“The Last Enemy,” 1 Corinthians 15: 19-22, 25-26

John Dunne, Holy Sonnet Number 10

“Death, be not proud, though some have called thee

Mighty and dreadful, for thou art not so;

For those whom thou think’st thou dost overthrow

Die not, poor Death, nor yet canst thou kill me.

From rest and sleep, which but thy pictures be,

Much pleasure; then from thee much more must flow,

And soonest our best men with thee do go,

Rest of their bones, and soul’s delivery.

Thou art slave to fate, chance, kings, and desperate men,

And dost with poison, war, and sickness dwell,

And poppy or charms can make us sleep as well

And better than thy stroke; why swell’st thou then?

One short sleep past, we wake eternally

And death shall be no more; Death, thou shalt die.”


1 Corinthians 15: 19-22, 25-26

“The last enemy to be defeated is death.” Those words find themselves in the two highest selling books of all time. The first obviously being here in the Bible, they also show up in the Harry Potter series, that verse is on Harry’s parents’ tomb stone in the last book. This idea of death as an enemy is pretty common, the last season of Game of Throne (Season 7) based all its marketing around this conversation:

“Death is the enemy, the first and the last.”

“But we all die?”

“The enemy always wins. We still need to fight him.”

Death captures our minds and our fascinations like few things can. I googled “quotes about death” just to get a feel for what was out there – nine hundred seventy-two pages of results. It flows throughout literature, it shows up in pop culture, every year there’s some horrible movie about teenagers who fall in love and one of them is sick and ends up dying at the end and for some reason people go to see it. That’s the great irony, death scares us and captivates us, we want to avoid it and yet we find ourselves drawn to it, it is inevitable and uncontrollable, always lurking in the background. The first enemy and the last. The one thing we can’t overcome. The battle that looms before us that we know we won’t win.

That got depressing for a minute there. So what do we do? How do we face this last enemy? One option is to fight it. I don’t know if any of you still watch the Big Bang Theory, but there’s an episode where one of the scientists has a health scare and becomes convinced that if he never leaves his house he can survive until technology gets to the point where his consciousness can get put into a computer and he can live forever. As you might imagine hilarity ensues as he tries live his life through an Ipad on wheels. Most of don’t go that far. But what are all the diet plans and self-help books and tricks to look younger if not attempts to deny the reality of where we’re headed? Death might be the enemy and the enemy may always win but maybe we can put it off for as long as possible if we try.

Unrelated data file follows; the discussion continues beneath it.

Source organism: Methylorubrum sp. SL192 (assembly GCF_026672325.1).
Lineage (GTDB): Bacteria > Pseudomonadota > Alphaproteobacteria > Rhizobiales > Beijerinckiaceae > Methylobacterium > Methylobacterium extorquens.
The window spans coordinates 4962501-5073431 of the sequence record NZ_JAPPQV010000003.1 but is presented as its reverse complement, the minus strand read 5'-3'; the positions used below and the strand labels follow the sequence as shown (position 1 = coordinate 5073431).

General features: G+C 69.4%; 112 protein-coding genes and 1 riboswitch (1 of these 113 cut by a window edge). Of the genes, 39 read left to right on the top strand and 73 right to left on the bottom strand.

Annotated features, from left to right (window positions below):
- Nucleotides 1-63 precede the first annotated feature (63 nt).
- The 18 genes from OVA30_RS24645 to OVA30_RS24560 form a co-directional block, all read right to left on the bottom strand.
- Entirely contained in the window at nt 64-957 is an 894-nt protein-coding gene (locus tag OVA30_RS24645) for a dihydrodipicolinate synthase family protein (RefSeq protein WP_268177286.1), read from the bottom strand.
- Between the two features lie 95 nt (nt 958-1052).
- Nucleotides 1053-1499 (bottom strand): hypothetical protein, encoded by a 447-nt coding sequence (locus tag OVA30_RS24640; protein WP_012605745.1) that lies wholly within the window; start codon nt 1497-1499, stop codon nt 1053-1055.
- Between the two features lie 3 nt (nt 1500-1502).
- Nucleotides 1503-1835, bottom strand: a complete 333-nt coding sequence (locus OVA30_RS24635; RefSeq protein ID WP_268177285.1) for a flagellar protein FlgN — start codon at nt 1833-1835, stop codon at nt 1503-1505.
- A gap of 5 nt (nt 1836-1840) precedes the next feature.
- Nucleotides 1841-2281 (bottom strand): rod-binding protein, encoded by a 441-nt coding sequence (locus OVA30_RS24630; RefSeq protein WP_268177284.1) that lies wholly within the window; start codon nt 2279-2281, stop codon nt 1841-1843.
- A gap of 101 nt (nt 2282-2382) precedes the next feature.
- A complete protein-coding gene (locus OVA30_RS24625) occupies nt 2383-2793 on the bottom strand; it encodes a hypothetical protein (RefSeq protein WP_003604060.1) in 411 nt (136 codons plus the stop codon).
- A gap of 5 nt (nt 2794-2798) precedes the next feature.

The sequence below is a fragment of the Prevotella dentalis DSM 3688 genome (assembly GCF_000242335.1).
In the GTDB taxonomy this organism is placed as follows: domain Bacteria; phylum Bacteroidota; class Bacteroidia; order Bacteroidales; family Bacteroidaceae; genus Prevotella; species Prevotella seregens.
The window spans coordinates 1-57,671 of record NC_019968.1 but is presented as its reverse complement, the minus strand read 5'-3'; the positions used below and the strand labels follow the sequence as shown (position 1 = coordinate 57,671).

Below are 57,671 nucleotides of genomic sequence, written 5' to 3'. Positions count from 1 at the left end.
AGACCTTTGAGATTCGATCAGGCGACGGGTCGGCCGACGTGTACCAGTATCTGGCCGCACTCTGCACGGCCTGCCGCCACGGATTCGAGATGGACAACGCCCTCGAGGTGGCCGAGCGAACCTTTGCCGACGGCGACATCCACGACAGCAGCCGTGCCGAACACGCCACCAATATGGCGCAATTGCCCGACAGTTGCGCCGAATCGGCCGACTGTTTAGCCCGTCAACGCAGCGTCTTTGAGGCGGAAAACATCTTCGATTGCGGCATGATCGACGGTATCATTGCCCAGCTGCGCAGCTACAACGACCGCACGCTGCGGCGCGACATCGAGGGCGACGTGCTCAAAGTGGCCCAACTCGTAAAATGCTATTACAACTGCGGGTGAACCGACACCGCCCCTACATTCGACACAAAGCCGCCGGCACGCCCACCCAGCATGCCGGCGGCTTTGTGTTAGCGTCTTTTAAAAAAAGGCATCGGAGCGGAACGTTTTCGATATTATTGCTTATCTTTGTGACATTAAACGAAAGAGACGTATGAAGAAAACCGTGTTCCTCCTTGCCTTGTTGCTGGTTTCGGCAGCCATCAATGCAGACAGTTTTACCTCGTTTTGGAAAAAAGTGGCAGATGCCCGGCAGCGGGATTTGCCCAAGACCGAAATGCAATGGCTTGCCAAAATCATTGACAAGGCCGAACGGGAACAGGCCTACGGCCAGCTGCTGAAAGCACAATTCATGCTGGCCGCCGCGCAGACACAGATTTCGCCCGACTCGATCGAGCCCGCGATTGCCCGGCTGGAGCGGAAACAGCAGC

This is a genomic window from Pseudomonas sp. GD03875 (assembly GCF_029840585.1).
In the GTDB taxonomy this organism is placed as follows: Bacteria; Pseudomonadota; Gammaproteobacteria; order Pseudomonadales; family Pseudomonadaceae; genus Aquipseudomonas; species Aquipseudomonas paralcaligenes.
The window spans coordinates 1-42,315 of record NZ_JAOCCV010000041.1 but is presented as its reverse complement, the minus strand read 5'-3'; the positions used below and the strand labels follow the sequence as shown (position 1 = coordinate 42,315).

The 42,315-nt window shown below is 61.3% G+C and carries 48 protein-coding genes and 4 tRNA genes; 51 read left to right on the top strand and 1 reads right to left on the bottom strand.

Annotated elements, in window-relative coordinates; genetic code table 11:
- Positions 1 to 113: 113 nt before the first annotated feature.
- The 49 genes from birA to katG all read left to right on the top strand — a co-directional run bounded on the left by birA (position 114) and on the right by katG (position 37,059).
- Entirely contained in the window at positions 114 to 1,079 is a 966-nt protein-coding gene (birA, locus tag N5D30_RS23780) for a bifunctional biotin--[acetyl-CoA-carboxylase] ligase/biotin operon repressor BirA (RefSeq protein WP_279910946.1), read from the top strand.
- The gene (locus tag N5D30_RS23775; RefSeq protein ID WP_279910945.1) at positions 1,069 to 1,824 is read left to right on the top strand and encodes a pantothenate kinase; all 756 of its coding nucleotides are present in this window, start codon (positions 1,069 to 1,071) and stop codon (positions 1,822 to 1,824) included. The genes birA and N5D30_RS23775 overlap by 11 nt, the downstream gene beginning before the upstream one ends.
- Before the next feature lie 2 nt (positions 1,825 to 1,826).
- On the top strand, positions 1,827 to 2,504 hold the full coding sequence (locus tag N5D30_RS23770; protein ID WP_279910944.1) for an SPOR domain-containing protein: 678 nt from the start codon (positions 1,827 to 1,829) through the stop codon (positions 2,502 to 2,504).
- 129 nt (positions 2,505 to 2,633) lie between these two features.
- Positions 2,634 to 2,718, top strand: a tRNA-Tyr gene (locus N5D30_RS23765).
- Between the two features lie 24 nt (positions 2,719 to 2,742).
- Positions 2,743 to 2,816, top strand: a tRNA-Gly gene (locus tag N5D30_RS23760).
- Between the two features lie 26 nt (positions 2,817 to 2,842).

Some people try to fight death, try to fend it off, some people choose instead to ignore it. That was the Greek way, the reality for the folks Paul was writing for. In the Greek understanding of life and death if you weren’t exceptionally good or evil the afterlife was just a matter of shadow wandering aimlessly. Heroes got rewarded, villains got punished, the rest of us just kind of were for eternity. So what do you do if that’s what you have to look forward to? You try to make every moment before that count. You get the most out of life. You live the best possible life, whatever that means to you. Maybe you try to accumulate wealth, maybe you constantly seek pleasure, maybe you try to build something that will last, maybe you work to be as good a person as possible, there are any number of options but at the end of the day they don’t mean anything. “If only for this life we have hope in Christ, we are of all people most to be pitied.” We can be good people who do good things, we can live this life to the fullest that we can, we can pretend that the last part, that last enemy, isn’t lurking at the end, but just like trying to fight it trying to ignore it ends up failing us as well.

So what do we do? If fighting and ignoring death don’t work, is the only option left despair? Not quite. “Death, be not proud, though some have called thee Mighty and dreadful, for thou art not so;…One short sleep past, we wake eternally and death shall be no more, Death thou shalt die.” Later in this chapter Paul asks “Death where is your victory, Death where is your sting…Thanks be to God, he has given us victory through our Lord Jesus Christ.” Death might very well be the enemy, the first, the last, the greatest, but our victory has already been won. The tomb is empty. He is risen. Hallelujah, he is risen indeed. And so we don’t have to fight, we don’t have to avoid or ignore, we don’t have to despair. Death has been swallowed up. The last enemy has been defeated. Christ lives: then, now, and forever. And because he lives we can face tomorrow. Because he lives all fear is gone. Because we know, we know, who holds the future. And life is worth the living, and death is not worth fearing, because he lives.

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